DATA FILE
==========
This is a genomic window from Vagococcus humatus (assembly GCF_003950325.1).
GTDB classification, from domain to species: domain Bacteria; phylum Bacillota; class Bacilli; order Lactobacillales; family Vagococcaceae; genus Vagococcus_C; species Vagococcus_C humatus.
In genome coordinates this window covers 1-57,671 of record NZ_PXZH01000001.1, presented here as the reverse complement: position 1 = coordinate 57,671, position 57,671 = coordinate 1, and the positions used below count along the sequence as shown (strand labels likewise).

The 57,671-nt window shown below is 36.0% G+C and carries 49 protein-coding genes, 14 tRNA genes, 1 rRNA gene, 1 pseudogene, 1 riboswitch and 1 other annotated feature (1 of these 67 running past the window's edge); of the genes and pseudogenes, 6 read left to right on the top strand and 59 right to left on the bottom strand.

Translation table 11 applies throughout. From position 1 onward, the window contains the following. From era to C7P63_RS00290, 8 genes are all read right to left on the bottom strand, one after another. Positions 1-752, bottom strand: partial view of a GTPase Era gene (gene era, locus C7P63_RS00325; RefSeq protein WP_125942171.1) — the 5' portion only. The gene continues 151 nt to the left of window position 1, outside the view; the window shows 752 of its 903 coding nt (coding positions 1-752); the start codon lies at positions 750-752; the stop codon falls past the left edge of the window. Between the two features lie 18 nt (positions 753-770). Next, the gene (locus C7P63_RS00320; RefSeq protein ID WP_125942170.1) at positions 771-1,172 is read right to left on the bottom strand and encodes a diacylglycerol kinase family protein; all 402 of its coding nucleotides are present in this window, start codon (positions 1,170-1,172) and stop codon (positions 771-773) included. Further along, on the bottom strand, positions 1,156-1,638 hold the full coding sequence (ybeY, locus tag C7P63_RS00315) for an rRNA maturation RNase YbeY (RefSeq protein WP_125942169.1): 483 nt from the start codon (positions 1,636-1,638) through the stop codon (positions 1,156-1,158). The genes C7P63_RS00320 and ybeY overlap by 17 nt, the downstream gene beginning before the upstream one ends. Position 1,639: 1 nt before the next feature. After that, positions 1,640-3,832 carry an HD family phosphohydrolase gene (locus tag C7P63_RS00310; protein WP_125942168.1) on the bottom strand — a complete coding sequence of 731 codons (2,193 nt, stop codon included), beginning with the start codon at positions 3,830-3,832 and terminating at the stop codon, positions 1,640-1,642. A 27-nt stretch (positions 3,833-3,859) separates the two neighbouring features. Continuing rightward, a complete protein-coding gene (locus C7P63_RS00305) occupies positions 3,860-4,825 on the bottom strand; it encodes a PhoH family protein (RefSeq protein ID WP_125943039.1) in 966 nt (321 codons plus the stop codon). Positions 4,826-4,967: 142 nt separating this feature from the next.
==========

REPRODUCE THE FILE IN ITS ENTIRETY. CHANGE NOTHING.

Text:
This is a genomic window from Vagococcus humatus (assembly GCF_003950325.1).
GTDB classification, from domain to species: domain Bacteria; phylum Bacillota; class Bacilli; order Lactobacillales; family Vagococcaceae; genus Vagococcus_C; species Vagococcus_C humatus.
In genome coordinates this window covers 1-57,671 of record NZ_PXZH01000001.1, presented here as the reverse complement: position 1 = coordinate 57,671, position 57,671 = coordinate 1, and the positions used below count along the sequence as shown (strand labels likewise).

The 57,671-nt window shown below is 36.0% G+C and carries 49 protein-coding genes, 14 tRNA genes, 1 rRNA gene, 1 pseudogene, 1 riboswitch and 1 other annotated feature (1 of these 67 running past the window's edge); of the genes and pseudogenes, 6 read left to right on the top strand and 59 right to left on the bottom strand.

Translation table 11 applies throughout. From position 1 onward, the window contains the following. From era to C7P63_RS00290, 8 genes are all read right to left on the bottom strand, one after another. Positions 1-752, bottom strand: partial view of a GTPase Era gene (gene era, locus C7P63_RS00325; RefSeq protein WP_125942171.1) — the 5' portion only. The gene continues 151 nt to the left of window position 1, outside the view; the window shows 752 of its 903 coding nt (coding positions 1-752); the start codon lies at positions 750-752; the stop codon falls past the left edge of the window. Between the two features lie 18 nt (positions 753-770). Next, the gene (locus C7P63_RS00320; RefSeq protein ID WP_125942170.1) at positions 771-1,172 is read right to left on the bottom strand and encodes a diacylglycerol kinase family protein; all 402 of its coding nucleotides are present in this window, start codon (positions 1,170-1,172) and stop codon (positions 771-773) included. Further along, on the bottom strand, positions 1,156-1,638 hold the full coding sequence (ybeY, locus tag C7P63_RS00315) for an rRNA maturation RNase YbeY (RefSeq protein WP_125942169.1): 483 nt from the start codon (positions 1,636-1,638) through the stop codon (positions 1,156-1,158). The genes C7P63_RS00320 and ybeY overlap by 17 nt, the downstream gene beginning before the upstream one ends. Position 1,639: 1 nt before the next feature. After that, positions 1,640-3,832 carry an HD family phosphohydrolase gene (locus tag C7P63_RS00310; protein WP_125942168.1) on the bottom strand — a complete coding sequence of 731 codons (2,193 nt, stop codon included), beginning with the start codon at positions 3,830-3,832 and terminating at the stop codon, positions 1,640-1,642. A 27-nt stretch (positions 3,833-3,859) separates the two neighbouring features. Continuing rightward, a complete protein-coding gene (locus C7P63_RS00305) occupies positions 3,860-4,825 on the bottom strand; it encodes a PhoH family protein (RefSeq protein ID WP_125943039.1) in 966 nt (321 codons plus the stop codon). Positions 4,826-4,967: 142 nt separating this feature from the next.